# Pre-requisite math books, to the pre-requisite math needed to become a front desk quant

This question is about the pre-requisites to the pre-requisite math needed to become a front desk quant. I have done research online and I found that there are a lot of recommended books as a pre-requisite to become a quant. A great answer has been given by Daneel Olivaw in this thread. Some of them are

1. Options, Futures and Other Derivatives -- John Hull
2. Stochastic Calculus for Finance I: The Binomial Asset Pricing Model -- Steven Shreve
3. Stochastic Calculus for Finance II: Continuous-Time Models -- Steven Shreve
4. Stochastic Differential Equations -- Bernt Oksendal
5. Analysis of Financial Time Series -- Ruey S. Tsay

However, it seems like I'd need background in basic math to be able to study any of the above. The pre-requisite math has pre-requisites! This brings me to my question. Which books are pre-requisites to the pre-requisite math needed to become a quant?

Specifically, it would be great if you can comment on the following list as to whether you think I'd need it or not, to be able to study the advanced math needed to become a quant.

1. Principles of Mathematical Analysis -- Walter Rudin
2. Probability and Measure -- Patrick Billingsley
3. Real and Complex Analysis -- Walter Rudin
4. Linear Algebra Done Right -- Sheldon Axler
5. Ordinary Differential Equations -- Arnold
6. Partial Differential Equations -- Lawrence Evans

Please let me know about your opinion about the pre-requisites to the pre-requisite math needed to become a quant. Specifically, I would greatly appreciate if you can just modify the above list for me.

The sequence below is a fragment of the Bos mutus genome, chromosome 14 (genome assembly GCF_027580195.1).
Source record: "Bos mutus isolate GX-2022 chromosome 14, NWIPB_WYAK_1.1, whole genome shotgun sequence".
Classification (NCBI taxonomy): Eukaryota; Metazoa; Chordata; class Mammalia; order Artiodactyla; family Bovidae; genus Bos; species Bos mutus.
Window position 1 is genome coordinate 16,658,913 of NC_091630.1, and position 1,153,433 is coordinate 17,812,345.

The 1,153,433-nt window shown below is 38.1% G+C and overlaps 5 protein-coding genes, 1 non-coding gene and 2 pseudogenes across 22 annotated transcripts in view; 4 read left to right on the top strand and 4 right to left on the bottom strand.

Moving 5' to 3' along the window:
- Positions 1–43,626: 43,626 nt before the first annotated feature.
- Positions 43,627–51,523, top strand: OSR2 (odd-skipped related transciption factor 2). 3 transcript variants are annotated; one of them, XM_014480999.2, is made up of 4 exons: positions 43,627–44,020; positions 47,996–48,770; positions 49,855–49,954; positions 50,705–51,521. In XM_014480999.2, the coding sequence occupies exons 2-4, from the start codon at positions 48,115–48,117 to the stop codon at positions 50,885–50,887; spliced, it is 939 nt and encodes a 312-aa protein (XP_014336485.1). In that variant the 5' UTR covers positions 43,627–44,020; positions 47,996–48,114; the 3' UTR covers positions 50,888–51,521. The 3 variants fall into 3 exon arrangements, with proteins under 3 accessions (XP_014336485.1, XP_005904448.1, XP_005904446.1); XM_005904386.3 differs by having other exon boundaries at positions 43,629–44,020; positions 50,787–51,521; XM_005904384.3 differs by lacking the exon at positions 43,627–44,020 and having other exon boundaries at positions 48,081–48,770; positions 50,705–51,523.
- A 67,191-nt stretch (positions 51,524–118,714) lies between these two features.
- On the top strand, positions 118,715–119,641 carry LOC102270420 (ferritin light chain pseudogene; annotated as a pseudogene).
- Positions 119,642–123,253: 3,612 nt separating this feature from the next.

• All are good to know. IMHO 2 (Probability & measure) is most important, (1 or 3, your choice) is useful to get there. Selected parts from 6 (the more basic stuff) are useful. The others less important. Your initial goal should be "to learn Probability from a mathematically sophisticated point of view" so you can read the Shreve and Oksendal books. – noob2 May 29 '20 at 10:39
• Reading books is indeed essential, but linearly moving through the concepts can take a very long time, which is hard when one does not feel the subject! As an alternative, one can try problem driven/agile approach-i.e., pick a problem that is of interest to you, e.g., pricing some equity exotics or interest rates product, and try to model it- read relevant texts, code it, and read about the underlying concepts/terminology as you encounter them. In 3 to 6 months time you will have a fairly good idea of what is needed. And whatever you might have missed will be revealed by the next problem! – Magic is in the chain May 29 '20 at 11:30
• It could be helpful if you could add your current level of proficiency. I.e. if you need to learn probability too, Shreve is definitely a wrong way to start :) – LazyCat May 29 '20 at 16:37
• @LazyCat I have a PhD in EE ... I was a mixed signal analog engineer but now, I have quit and I want to become a quant. I have been trained in basic real analysis, basic probability (not measure theoretic but the dumbed down version of it), linear algebra, ODEs and PDEs. I need to learn rigorous probability before I can graduate to the books on the first list. Please do let me know if you have any suggestions. – TryingHardToBecomeAGoodPrSlvr May 29 '20 at 18:56